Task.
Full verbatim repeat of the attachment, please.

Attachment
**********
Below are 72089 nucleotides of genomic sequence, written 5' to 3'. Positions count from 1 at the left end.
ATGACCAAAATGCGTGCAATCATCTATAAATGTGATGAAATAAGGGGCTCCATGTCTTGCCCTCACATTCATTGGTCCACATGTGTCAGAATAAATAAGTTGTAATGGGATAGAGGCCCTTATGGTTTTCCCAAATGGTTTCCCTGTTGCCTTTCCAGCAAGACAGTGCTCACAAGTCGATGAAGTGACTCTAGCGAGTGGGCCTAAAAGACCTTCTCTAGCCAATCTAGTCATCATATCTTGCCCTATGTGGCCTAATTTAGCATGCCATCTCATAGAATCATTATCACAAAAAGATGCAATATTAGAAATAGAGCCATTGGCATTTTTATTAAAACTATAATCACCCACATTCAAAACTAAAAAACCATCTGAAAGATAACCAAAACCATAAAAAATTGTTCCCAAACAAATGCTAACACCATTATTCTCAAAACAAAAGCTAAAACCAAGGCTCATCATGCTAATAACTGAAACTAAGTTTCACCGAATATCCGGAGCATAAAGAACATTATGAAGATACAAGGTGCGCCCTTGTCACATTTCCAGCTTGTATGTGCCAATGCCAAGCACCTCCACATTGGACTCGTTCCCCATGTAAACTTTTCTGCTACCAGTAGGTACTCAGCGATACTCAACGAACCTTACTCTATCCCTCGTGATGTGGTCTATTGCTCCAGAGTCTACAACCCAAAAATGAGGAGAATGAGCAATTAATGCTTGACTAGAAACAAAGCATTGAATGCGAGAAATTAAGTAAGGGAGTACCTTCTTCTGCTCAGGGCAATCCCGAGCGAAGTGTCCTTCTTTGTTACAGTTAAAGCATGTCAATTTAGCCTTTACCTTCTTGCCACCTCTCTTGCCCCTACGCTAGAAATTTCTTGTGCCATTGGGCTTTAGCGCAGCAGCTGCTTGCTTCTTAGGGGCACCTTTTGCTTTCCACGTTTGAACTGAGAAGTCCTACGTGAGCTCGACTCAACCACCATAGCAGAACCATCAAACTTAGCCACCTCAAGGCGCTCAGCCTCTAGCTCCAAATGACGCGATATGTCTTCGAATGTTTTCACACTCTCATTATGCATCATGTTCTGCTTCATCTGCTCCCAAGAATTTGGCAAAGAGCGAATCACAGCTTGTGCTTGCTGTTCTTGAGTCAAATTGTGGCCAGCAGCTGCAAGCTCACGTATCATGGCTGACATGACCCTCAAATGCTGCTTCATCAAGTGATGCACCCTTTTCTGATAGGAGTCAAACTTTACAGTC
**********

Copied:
Below are 72089 nucleotides of genomic sequence, written 5' to 3'. Positions count from 1 at the left end.
ATGACCAAAATGCGTGCAATCATCTATAAATGTGATGAAATAAGGGGCTCCATGTCTTGCCCTCACATTCATTGGTCCACATGTGTCAGAATAAATAAGTTGTAATGGGATAGAGGCCCTTATGGTTTTCCCAAATGGTTTCCCTGTTGCCTTTCCAGCAAGACAGTGCTCACAAGTCGATGAAGTGACTCTAGCGAGTGGGCCTAAAAGACCTTCTCTAGCCAATCTAGTCATCATATCTTGCCCTATGTGGCCTAATTTAGCATGCCATCTCATAGAATCATTATCACAAAAAGATGCAATATTAGAAATAGAGCCATTGGCATTTTTATTAAAACTATAATCACCCACATTCAAAACTAAAAAACCATCTGAAAGATAACCAAAACCATAAAAAATTGTTCCCAAACAAATGCTAACACCATTATTCTCAAAACAAAAGCTAAAACCAAGGCTCATCATGCTAATAACTGAAACTAAGTTTCACCGAATATCCGGAGCATAAAGAACATTATGAAGATACAAGGTGCGCCCTTGTCACATTTCCAGCTTGTATGTGCCAATGCCAAGCACCTCCACATTGGACTCGTTCCCCATGTAAACTTTTCTGCTACCAGTAGGTACTCAGCGATACTCAACGAACCTTACTCTATCCCTCGTGATGTGGTCTATTGCTCCAGAGTCTACAACCCAAAAATGAGGAGAATGAGCAATTAATGCTTGACTAGAAACAAAGCATTGAATGCGAGAAATTAAGTAAGGGAGTACCTTCTTCTGCTCAGGGCAATCCCGAGCGAAGTGTCCTTCTTTGTTACAGTTAAAGCATGTCAATTTAGCCTTTACCTTCTTGCCACCTCTCTTGCCCCTACGCTAGAAATTTCTTGTGCCATTGGGCTTTAGCGCAGCAGCTGCTTGCTTCTTAGGGGCACCTTTTGCTTTCCACGTTTGAACTGAGAAGTCCTACGTGAGCTCGACTCAACCACCATAGCAGAACCATCAAACTTAGCCACCTCAAGGCGCTCAGCCTCTAGCTCCAAATGACGCGATATGTCTTCGAATGTTTTCACACTCTCATTATGCATCATGTTCTGCTTCATCTGCTCCCAAGAATTTGGCAAAGAGCGAATCACAGCTTGTGCTTGCTGTTCTTGAGTCAAATTGTGGCCAGCAGCTGCAAGCTCACGTATCATGGCTGACATGACCCTCAAATGCTGCTTCATCAAGTGATGCACCCTTTTCTGATAGGAGTCAAACTTTACAGTC